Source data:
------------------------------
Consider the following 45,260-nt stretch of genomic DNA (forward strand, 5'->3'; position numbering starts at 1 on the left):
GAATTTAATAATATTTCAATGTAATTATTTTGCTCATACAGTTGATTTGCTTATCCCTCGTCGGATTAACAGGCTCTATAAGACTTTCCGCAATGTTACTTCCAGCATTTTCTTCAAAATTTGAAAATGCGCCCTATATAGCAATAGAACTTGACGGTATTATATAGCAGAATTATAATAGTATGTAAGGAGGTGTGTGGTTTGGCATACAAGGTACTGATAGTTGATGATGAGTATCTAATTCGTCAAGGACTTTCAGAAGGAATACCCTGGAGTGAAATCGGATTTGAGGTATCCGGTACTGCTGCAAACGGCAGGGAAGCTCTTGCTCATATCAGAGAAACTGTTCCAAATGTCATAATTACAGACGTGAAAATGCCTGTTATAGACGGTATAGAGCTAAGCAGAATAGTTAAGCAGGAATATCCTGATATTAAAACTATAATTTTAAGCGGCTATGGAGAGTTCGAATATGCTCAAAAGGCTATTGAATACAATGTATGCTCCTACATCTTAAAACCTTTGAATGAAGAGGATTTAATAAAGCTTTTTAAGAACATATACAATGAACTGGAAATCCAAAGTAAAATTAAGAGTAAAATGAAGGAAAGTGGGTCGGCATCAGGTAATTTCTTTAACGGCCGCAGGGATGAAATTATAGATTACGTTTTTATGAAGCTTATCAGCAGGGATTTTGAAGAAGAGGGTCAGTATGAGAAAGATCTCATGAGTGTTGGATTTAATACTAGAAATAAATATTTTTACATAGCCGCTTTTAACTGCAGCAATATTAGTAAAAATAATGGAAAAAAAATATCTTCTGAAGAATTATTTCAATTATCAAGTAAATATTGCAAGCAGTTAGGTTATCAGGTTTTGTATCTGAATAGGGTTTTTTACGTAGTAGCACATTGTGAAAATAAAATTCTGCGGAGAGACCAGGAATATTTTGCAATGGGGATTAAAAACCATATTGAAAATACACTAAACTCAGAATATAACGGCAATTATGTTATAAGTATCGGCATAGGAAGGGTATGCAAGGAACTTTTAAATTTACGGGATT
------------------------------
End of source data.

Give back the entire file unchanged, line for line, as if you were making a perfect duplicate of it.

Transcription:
Consider the following 45,260-nt stretch of genomic DNA (forward strand, 5'->3'; position numbering starts at 1 on the left):
GAATTTAATAATATTTCAATGTAATTATTTTGCTCATACAGTTGATTTGCTTATCCCTCGTCGGATTAACAGGCTCTATAAGACTTTCCGCAATGTTACTTCCAGCATTTTCTTCAAAATTTGAAAATGCGCCCTATATAGCAATAGAACTTGACGGTATTATATAGCAGAATTATAATAGTATGTAAGGAGGTGTGTGGTTTGGCATACAAGGTACTGATAGTTGATGATGAGTATCTAATTCGTCAAGGACTTTCAGAAGGAATACCCTGGAGTGAAATCGGATTTGAGGTATCCGGTACTGCTGCAAACGGCAGGGAAGCTCTTGCTCATATCAGAGAAACTGTTCCAAATGTCATAATTACAGACGTGAAAATGCCTGTTATAGACGGTATAGAGCTAAGCAGAATAGTTAAGCAGGAATATCCTGATATTAAAACTATAATTTTAAGCGGCTATGGAGAGTTCGAATATGCTCAAAAGGCTATTGAATACAATGTATGCTCCTACATCTTAAAACCTTTGAATGAAGAGGATTTAATAAAGCTTTTTAAGAACATATACAATGAACTGGAAATCCAAAGTAAAATTAAGAGTAAAATGAAGGAAAGTGGGTCGGCATCAGGTAATTTCTTTAACGGCCGCAGGGATGAAATTATAGATTACGTTTTTATGAAGCTTATCAGCAGGGATTTTGAAGAAGAGGGTCAGTATGAGAAAGATCTCATGAGTGTTGGATTTAATACTAGAAATAAATATTTTTACATAGCCGCTTTTAACTGCAGCAATATTAGTAAAAATAATGGAAAAAAAATATCTTCTGAAGAATTATTTCAATTATCAAGTAAATATTGCAAGCAGTTAGGTTATCAGGTTTTGTATCTGAATAGGGTTTTTTACGTAGTAGCACATTGTGAAAATAAAATTCTGCGGAGAGACCAGGAATATTTTGCAATGGGGATTAAAAACCATATTGAAAATACACTAAACTCAGAATATAACGGCAATTATGTTATAAGTATCGGCATAGGAAGGGTATGCAAGGAACTTTTAAATTTACGGGATT